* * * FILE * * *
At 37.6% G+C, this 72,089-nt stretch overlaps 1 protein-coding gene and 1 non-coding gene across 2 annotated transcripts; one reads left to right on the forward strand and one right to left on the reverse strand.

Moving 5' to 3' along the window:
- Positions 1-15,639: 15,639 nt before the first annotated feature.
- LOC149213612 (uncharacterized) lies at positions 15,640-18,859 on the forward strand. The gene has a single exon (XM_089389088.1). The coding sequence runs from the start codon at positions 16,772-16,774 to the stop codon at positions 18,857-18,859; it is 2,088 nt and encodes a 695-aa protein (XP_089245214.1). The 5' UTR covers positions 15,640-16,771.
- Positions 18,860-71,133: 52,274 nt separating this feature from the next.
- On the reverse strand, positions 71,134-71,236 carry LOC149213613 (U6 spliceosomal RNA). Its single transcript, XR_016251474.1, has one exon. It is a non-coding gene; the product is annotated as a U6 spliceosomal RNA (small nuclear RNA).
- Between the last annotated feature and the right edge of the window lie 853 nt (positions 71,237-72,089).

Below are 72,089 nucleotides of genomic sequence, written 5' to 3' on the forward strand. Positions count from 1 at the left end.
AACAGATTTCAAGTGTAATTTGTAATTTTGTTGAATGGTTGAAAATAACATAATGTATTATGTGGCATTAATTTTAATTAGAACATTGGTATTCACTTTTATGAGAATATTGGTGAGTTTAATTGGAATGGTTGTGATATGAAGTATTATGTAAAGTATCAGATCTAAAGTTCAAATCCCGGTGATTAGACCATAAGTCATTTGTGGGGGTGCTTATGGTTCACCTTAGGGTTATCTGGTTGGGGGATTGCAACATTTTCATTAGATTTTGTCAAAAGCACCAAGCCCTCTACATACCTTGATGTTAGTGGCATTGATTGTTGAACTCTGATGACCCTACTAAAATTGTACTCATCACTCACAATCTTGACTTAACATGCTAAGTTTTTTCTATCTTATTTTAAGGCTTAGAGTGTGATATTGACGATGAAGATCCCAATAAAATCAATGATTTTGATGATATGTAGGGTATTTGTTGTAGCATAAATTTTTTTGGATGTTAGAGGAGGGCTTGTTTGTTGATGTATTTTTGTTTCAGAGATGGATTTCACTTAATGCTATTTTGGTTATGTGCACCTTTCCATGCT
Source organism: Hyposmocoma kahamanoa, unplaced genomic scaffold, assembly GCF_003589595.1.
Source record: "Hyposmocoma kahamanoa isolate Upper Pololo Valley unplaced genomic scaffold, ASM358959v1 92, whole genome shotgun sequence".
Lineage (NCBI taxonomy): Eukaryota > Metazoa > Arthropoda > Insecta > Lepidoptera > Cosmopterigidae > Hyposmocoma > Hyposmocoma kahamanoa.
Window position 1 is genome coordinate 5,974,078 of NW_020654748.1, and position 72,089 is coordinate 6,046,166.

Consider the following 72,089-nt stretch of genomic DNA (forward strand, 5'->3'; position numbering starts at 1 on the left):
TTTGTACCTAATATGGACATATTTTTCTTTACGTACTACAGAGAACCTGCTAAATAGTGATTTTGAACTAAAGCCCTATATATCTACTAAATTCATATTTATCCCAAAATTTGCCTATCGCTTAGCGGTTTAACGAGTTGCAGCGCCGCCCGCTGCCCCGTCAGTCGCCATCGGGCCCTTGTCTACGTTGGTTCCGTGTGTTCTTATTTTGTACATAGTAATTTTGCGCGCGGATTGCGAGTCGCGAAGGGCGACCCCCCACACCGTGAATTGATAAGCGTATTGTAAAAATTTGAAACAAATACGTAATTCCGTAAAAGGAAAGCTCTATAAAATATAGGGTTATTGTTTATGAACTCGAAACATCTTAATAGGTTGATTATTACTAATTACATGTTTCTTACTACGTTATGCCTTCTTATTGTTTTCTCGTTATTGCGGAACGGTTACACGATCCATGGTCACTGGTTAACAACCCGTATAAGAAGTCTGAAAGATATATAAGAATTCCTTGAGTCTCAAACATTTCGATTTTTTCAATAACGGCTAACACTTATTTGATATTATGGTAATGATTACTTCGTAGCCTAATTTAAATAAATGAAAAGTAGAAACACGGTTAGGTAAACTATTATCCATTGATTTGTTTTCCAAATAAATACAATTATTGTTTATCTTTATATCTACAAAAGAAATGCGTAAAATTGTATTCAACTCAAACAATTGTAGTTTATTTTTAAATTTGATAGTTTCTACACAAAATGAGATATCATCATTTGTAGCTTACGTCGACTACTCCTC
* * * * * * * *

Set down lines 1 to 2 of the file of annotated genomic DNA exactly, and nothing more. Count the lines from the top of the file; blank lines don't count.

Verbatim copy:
At 37.6% G+C, this 72,089-nt stretch overlaps 1 protein-coding gene and 1 non-coding gene across 2 annotated transcripts; one reads left to right on the forward strand and one right to left on the reverse strand.

Moving 5' to 3' along the window: